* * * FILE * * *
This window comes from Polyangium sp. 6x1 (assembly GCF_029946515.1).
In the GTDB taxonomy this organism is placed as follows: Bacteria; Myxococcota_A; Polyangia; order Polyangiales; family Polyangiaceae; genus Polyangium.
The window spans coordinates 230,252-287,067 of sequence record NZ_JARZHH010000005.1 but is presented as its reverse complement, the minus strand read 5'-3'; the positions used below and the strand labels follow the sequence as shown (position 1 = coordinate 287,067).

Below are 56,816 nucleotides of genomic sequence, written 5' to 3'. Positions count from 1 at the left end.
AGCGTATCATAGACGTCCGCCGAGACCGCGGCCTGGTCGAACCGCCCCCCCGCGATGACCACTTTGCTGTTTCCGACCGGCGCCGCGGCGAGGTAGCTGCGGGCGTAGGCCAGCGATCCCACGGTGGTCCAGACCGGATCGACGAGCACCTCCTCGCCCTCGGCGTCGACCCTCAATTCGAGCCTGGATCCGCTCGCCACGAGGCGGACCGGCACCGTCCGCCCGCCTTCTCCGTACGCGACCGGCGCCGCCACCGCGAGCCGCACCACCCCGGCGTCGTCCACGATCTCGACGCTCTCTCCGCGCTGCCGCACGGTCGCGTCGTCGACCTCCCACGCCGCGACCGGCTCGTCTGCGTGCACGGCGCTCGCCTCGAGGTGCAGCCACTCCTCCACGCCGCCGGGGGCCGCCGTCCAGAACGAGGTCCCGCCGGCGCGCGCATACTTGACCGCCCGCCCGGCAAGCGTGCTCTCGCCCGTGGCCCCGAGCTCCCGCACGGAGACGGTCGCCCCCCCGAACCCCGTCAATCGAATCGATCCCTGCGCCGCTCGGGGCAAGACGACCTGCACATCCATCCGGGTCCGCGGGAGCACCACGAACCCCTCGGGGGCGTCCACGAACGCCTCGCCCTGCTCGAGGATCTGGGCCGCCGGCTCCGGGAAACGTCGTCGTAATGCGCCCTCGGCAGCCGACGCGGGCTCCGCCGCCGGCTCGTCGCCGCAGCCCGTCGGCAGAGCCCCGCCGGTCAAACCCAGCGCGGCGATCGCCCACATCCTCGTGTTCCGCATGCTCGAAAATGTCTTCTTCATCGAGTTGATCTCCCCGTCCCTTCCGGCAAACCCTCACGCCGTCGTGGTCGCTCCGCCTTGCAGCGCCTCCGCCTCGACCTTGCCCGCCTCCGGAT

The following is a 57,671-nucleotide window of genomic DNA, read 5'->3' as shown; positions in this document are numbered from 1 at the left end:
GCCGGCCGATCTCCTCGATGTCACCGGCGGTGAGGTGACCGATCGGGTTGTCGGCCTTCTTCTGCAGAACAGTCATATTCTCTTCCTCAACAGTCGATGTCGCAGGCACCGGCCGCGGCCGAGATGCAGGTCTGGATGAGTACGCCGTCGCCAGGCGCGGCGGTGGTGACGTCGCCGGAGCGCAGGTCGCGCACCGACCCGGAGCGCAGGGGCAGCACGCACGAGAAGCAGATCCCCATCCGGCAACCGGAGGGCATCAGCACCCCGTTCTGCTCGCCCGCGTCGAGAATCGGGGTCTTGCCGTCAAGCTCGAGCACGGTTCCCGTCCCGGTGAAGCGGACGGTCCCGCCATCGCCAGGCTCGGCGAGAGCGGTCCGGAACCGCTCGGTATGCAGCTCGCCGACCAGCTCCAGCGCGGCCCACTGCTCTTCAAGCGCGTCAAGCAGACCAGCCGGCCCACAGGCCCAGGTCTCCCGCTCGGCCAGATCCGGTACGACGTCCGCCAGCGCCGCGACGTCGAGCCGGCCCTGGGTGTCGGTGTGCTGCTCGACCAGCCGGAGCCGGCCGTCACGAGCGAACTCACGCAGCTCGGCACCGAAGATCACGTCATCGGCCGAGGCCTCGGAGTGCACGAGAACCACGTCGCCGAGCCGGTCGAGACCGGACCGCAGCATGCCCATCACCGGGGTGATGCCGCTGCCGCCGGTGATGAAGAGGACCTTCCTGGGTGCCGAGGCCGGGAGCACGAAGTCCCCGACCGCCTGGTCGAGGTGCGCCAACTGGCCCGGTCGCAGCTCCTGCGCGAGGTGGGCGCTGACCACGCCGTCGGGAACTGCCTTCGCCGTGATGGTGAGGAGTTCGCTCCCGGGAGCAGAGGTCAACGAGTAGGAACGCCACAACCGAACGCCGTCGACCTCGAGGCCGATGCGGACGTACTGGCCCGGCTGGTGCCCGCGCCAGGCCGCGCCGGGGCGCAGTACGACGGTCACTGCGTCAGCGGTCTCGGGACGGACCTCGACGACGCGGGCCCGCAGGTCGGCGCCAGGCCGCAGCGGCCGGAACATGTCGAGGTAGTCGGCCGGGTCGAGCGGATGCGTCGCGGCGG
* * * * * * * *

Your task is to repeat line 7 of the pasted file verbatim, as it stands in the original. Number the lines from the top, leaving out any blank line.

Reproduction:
GCCGGCCGATCTCCTCGATGTCACCGGCGGTGAGGTGACCGATCGGGTTGTCGGCCTTCTTCTGCAGAACAGTCATATTCTCTTCCTCAACAGTCGATGTCGCAGGCACCGGCCGCGGCCGAGATGCAGGTCTGGATGAGTACGCCGTCGCCAGGCGCGGCGGTGGTGACGTCGCCGGAGCGCAGGTCGCGCACCGACCCGGAGCGCAGGGGCAGCACGCACGAGAAGCAGATCCCCATCCGGCAACCGGAGGGCATCAGCACCCCGTTCTGCTCGCCCGCGTCGAGAATCGGGGTCTTGCCGTCAAGCTCGAGCACGGTTCCCGTCCCGGTGAAGCGGACGGTCCCGCCATCGCCAGGCTCGGCGAGAGCGGTCCGGAACCGCTCGGTATGCAGCTCGCCGACCAGCTCCAGCGCGGCCCACTGCTCTTCAAGCGCGTCAAGCAGACCAGCCGGCCCACAGGCCCAGGTCTCCCGCTCGGCCAGATCCGGTACGACGTCCGCCAGCGCCGCGACGTCGAGCCGGCCCTGGGTGTCGGTGTGCTGCTCGACCAGCCGGAGCCGGCCGTCACGAGCGAACTCACGCAGCTCGGCACCGAAGATCACGTCATCGGCCGAGGCCTCGGAGTGCACGAGAACCACGTCGCCGAGCCGGTCGAGACCGGACCGCAGCATGCCCATCACCGGGGTGATGCCGCTGCCGCCGGTGATGAAGAGGACCTTCCTGGGTGCCGAGGCCGGGAGCACGAAGTCCCCGACCGCCTGGTCGAGGTGCGCCAACTGGCCCGGTCGCAGCTCCTGCGCGAGGTGGGCGCTGACCACGCCGTCGGGAACTGCCTTCGCCGTGATGGTGAGGAGTTCGCTCCCGGGAGCAGAGGTCAACGAGTAGGAACGCCACAACCGAACGCCGTCGACCTCGAGGCCGATGCGGACGTACTGGCCCGGCTGGTGCCCGCGCCAGGCCGCGCCGGGGCGCAGTACGACGGTCACTGCGTCAGCGGTCTCGGGACGGACCTCGACGACGCGGGCCCGCAGGTCGGCGCCAGGCCGCAGCGGCCGGAACATGTCGAGGTAGTCGGCCGGGTCGAGCGGATGCGTCGCGGCGG